Why WebAssembly Is Perfect for Tiny IoT Devices
As the world becomes more interconnected, the number of Internet of Things (IoT) devices has exploded. These devices come in a wide range of shapes and sizes, from massive industrial machines to tiny sensors. While larger devices may run on Linux or other operating systems, smaller devices require a different approach. In this article, I’ll explain why WebAssembly (Wasm) is the perfect runtime for tiny IoT devices that are too small for Linux and may need to run on battery power.
First, let’s look at the challenges of running a traditional operating system on tiny IoT devices. These devices are typically low-powered and have limited memory and storage capacity. Running a full-blown operating system such as Linux requires a significant amount of resources, which can quickly drain the battery life of the device.
Additionally, these devices may not have the hardware necessary to support a full Linux OS, such as MMU (memory management unit) required for hardware virtual memory. Various RTOS (Real Time Operating Systems) exist for tiny IoT devices — some examples include FreeRTOS, ThreadX, and NuttX. As such, we cannot use Linux containers (aka Docker) as a unit of isolation on these tiny IoT devices.
Second, the traditional development cycle for embedded systems, like IoT devices, differs significantly from that of cloud software. Although making changes to the code may be uncomplicated, delivering them to customers is a complex process. Typically, there is a monthly code freeze, during which all modifications undergo thorough hardware-in-the-loop testing, potentially on many types of devices.
Following successful testing of the new release, a staged rollout process is initiated to prevent issues with firmware updates, customer complaints or support escalations. It may take several weeks, or even months, for a minor code change to reach most customers. This process is no longer acceptable in the era of agile development and the cloud.
Enter WebAssembly. Wasm is a stack-based virtual machine and bytecode format. Originally designed for web browser plugins, it is not limited to just web applications. It’s a versatile runtime that can be used for a wide range of applications, including IoT devices. Wasm is designed to be small and efficient, which makes it a great fit for tiny IoT devices.
Wasm modules are typically a few kilobytes in size, which is much smaller than a typical Linux kernel or a Linux container. This small size means that Wasm can run on devices with limited memory and storage capacity, with native performance.
Another advantage of using Wasm for IoT devices is that it’s a platform-independent runtime. This means that Wasm modules can be written in any programming language and executed on any platform that supports Wasm. This flexibility makes it easy to develop applications for IoT devices, regardless of the hardware or software environment.
Wasm modules are executed in a sandboxed environment, which means that they’re isolated from the rest of the system. This makes it difficult for attackers to exploit vulnerabilities in the system, as they’re unable to access the underlying operating system or hardware. This is particularly important for tiny IoT devices which have no virtual memory. Additionally, Wasm modules can be verified, ahead of deployment, and signed, which adds an extra layer of security to the system.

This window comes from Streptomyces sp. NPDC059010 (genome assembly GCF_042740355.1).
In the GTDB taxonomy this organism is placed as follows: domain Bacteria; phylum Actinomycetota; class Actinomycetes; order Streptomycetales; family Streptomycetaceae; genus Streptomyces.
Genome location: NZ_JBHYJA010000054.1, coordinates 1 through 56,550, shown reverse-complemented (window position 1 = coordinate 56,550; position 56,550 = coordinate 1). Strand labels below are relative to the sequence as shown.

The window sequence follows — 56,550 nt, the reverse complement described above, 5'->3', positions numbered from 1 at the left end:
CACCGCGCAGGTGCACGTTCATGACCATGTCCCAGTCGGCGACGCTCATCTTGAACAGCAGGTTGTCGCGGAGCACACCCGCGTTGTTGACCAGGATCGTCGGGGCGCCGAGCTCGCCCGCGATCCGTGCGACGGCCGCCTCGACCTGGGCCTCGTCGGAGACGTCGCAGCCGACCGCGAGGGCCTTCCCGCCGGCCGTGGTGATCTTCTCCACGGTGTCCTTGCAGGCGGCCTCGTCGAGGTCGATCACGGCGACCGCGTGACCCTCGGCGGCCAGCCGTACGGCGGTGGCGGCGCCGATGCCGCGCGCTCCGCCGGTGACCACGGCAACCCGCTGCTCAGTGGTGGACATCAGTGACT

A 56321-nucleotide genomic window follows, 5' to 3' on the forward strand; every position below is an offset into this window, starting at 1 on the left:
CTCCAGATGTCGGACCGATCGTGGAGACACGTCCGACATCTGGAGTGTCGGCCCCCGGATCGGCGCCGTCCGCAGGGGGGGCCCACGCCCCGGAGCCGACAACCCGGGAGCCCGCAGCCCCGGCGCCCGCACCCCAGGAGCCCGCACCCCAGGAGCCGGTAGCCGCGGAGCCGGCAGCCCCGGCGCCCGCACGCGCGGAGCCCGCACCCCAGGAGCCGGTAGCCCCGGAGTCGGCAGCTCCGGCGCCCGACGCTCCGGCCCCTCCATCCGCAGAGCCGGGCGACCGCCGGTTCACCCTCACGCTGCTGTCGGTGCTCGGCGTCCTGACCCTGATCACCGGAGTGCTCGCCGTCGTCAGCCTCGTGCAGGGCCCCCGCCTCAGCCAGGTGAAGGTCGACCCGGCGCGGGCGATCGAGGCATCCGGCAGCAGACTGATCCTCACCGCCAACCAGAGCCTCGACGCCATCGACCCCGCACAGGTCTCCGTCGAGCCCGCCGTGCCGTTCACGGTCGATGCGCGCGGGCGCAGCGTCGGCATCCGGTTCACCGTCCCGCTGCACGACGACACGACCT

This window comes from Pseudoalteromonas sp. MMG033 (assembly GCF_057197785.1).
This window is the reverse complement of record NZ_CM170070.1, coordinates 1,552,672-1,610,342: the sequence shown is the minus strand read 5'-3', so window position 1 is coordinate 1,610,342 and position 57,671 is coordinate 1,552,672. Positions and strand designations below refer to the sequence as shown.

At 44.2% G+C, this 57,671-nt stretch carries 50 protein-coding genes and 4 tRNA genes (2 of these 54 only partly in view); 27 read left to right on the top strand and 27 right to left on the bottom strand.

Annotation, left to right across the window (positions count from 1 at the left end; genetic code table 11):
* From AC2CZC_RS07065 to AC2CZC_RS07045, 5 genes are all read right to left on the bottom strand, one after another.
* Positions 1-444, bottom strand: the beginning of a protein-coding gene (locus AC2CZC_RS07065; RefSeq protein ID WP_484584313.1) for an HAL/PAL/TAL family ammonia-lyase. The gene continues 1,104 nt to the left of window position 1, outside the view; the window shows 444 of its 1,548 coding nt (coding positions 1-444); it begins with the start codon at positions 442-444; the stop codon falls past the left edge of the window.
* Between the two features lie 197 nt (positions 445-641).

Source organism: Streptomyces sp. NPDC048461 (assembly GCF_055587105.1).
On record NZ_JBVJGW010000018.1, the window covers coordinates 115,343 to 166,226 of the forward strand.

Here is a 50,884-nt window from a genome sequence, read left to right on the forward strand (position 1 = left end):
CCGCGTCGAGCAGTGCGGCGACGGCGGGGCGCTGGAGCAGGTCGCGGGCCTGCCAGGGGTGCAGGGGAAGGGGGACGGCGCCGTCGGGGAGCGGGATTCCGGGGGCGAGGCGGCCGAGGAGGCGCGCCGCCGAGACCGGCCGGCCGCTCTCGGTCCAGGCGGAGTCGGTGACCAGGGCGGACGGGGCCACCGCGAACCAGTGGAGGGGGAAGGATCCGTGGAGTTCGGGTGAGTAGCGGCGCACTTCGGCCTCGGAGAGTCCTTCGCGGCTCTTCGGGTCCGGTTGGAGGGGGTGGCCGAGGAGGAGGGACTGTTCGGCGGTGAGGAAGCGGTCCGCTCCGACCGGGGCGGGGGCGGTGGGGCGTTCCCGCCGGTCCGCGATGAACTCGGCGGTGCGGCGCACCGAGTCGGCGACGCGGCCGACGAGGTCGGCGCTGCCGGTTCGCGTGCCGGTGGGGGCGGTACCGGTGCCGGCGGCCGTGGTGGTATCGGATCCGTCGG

Some Wasm runtimes support AoT (Ahead of Time) compilation, which takes the Wasm bytecode and produces machine code for the target CPU/MCU type. This is very useful, or even essential, in the context of tiny IoT devices, which may not have the available CPU and memory to perform JIT (Just in Time) compilation, as we typically do in the cloud or on the desktop.
The AoT compilation can be part of a cloud service which manages the life cycle of software deployed on the IoT devices. AoT-compiled code can run nearly at native speeds and orders of magnitude faster than interpreted languages like Micropython.
While Wasm has been around for several years, it’s still a relatively new technology. There are not as many tools and libraries available for Wasm as there are for traditional programming languages and frameworks. Some parts of the Wasm spec are still evolving, such as native support for GC required by popular languages like Python. However, this is changing rapidly, as more and more developers adopt Wasm for a variety of applications.
Another difficulty of using Wasm for IoT devices is the lack of support for hardware-specific functionality. Since Wasm is a platform-independent runtime, it doesn’t have direct access to the hardware of the device, or to peripherals such as sensors.
Developers must use a combination of Wasm and native code to access the hardware of the device, and create a WASI API extension that abstracts the hardware functionality and exposes it to the Wasm module. The Wasm community is working to standardize various system interfaces in the WASI (WebAssembly System Interface) specification.
Overall, the benefits of using Wasm for IoT devices far outweigh the potential drawbacks. Wasm is a lightweight, efficient, secure runtime that’s perfect for devices with limited resources. It’s also flexible and platform-independent, which makes it easy to develop applications for a wide range of hardware and software environments, and bring agile development to tiny IoT devices.
As the number of IoT devices continues to grow, Wasm will become an increasingly important tool for developers who are looking to create efficient and secure applications for these devices. With the increasing importance of edge computing and the rise of IoT, it’s clear that WebAssembly is set to play a significant role in the future of computing.